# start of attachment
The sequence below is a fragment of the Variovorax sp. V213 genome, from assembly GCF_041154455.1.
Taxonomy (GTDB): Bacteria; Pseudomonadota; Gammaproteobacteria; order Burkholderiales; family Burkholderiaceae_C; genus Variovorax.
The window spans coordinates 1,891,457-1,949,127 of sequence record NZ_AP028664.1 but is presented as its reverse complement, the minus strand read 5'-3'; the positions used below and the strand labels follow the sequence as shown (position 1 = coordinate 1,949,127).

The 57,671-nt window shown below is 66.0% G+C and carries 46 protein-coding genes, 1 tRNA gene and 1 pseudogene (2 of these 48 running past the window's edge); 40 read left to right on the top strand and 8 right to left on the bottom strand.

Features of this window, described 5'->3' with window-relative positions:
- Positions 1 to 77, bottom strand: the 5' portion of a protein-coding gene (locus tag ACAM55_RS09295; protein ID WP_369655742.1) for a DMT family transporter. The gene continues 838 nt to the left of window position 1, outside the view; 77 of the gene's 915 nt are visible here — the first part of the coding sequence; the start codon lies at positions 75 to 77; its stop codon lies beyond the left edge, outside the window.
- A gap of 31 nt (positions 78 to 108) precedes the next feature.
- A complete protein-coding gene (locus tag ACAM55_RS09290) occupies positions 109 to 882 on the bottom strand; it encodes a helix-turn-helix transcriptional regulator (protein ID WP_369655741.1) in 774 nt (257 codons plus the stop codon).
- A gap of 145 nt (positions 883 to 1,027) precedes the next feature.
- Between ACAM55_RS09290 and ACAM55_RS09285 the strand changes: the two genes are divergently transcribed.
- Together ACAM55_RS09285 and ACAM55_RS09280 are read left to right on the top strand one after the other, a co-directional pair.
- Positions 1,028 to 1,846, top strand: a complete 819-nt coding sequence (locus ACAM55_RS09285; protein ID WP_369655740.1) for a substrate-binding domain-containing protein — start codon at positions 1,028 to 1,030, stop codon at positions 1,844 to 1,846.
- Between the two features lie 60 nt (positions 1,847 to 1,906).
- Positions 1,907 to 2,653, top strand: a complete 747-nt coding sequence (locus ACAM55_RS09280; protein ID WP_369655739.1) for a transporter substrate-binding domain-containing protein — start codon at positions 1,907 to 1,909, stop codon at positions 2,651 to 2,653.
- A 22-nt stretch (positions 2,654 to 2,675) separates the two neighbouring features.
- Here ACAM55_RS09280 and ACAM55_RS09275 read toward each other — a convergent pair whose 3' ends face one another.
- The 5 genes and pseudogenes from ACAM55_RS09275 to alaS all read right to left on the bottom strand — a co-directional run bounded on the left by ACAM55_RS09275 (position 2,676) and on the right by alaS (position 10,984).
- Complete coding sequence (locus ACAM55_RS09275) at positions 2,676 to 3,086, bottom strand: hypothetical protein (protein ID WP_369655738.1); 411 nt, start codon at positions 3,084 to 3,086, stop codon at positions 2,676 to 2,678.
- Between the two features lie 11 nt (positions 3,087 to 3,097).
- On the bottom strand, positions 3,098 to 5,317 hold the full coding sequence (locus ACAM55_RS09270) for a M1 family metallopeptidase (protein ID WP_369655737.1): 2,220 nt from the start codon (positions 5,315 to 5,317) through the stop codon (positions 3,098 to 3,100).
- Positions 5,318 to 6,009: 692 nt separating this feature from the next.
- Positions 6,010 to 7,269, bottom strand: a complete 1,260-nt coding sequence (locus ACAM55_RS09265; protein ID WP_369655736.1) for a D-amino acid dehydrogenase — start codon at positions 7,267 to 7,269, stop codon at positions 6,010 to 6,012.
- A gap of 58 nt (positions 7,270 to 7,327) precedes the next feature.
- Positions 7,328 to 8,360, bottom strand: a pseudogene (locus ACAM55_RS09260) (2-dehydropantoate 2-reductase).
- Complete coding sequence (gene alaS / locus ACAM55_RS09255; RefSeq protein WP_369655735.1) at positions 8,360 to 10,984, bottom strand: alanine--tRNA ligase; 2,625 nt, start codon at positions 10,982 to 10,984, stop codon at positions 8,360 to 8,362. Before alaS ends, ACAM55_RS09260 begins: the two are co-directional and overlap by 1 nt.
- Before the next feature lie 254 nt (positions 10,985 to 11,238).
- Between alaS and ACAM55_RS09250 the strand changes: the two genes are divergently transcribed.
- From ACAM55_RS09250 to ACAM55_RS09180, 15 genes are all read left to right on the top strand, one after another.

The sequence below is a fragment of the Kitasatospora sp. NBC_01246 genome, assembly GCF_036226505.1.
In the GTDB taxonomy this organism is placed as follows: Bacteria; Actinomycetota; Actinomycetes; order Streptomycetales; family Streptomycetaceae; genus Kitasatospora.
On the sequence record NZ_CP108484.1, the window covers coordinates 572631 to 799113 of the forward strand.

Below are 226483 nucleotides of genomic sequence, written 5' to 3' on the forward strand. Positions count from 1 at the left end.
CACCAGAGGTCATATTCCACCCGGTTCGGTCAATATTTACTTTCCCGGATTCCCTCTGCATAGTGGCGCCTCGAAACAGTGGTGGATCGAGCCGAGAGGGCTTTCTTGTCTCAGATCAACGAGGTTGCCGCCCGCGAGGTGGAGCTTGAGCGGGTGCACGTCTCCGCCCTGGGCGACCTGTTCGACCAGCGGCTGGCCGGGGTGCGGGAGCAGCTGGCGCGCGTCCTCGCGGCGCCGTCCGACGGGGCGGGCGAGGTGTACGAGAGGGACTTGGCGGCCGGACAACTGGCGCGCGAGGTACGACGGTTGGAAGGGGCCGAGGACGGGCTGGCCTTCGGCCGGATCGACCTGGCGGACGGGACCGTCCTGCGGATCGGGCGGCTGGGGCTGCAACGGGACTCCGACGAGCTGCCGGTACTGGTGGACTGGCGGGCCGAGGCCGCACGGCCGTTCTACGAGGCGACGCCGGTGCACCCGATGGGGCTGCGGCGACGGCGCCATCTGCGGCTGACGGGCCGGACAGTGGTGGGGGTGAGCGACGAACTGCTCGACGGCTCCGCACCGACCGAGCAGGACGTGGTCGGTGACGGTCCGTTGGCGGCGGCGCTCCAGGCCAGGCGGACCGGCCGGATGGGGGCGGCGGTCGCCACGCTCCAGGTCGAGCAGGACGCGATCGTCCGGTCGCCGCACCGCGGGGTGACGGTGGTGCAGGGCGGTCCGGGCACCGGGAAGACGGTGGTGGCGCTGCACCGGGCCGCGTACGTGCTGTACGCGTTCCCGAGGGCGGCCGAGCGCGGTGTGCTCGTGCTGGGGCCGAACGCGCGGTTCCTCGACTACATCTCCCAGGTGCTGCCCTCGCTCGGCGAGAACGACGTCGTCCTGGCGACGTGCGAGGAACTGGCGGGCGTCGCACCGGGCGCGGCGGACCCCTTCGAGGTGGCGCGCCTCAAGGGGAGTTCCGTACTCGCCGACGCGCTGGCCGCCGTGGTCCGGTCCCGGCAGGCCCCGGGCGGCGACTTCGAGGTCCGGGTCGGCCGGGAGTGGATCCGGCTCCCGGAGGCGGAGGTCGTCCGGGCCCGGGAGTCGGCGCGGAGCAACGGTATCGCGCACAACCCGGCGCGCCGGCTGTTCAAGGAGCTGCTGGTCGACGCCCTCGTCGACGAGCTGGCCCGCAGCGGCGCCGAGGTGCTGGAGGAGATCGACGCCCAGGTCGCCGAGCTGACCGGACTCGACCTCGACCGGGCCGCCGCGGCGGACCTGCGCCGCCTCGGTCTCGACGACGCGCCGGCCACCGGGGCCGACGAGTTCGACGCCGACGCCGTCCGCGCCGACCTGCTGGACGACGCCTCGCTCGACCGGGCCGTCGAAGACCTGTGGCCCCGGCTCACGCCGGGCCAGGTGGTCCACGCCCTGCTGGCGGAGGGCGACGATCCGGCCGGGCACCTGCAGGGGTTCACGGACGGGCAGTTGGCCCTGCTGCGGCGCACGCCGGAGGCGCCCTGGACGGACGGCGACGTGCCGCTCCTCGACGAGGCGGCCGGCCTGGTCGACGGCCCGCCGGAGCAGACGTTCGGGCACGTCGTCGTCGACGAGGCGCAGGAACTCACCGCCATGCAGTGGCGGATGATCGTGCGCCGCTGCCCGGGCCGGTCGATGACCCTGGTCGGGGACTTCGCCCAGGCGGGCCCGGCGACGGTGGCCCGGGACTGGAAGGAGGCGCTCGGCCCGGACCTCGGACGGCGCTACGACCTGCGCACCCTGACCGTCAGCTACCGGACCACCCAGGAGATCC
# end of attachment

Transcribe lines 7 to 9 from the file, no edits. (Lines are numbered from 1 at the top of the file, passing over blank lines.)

- A gap of 31 nt (positions 78 to 108) precedes the next feature.
- A complete protein-coding gene (locus tag ACAM55_RS09290) occupies positions 109 to 882 on the bottom strand; it encodes a helix-turn-helix transcriptional regulator (protein ID WP_369655741.1) in 774 nt (257 codons plus the stop codon).
- A gap of 145 nt (positions 883 to 1,027) precedes the next feature.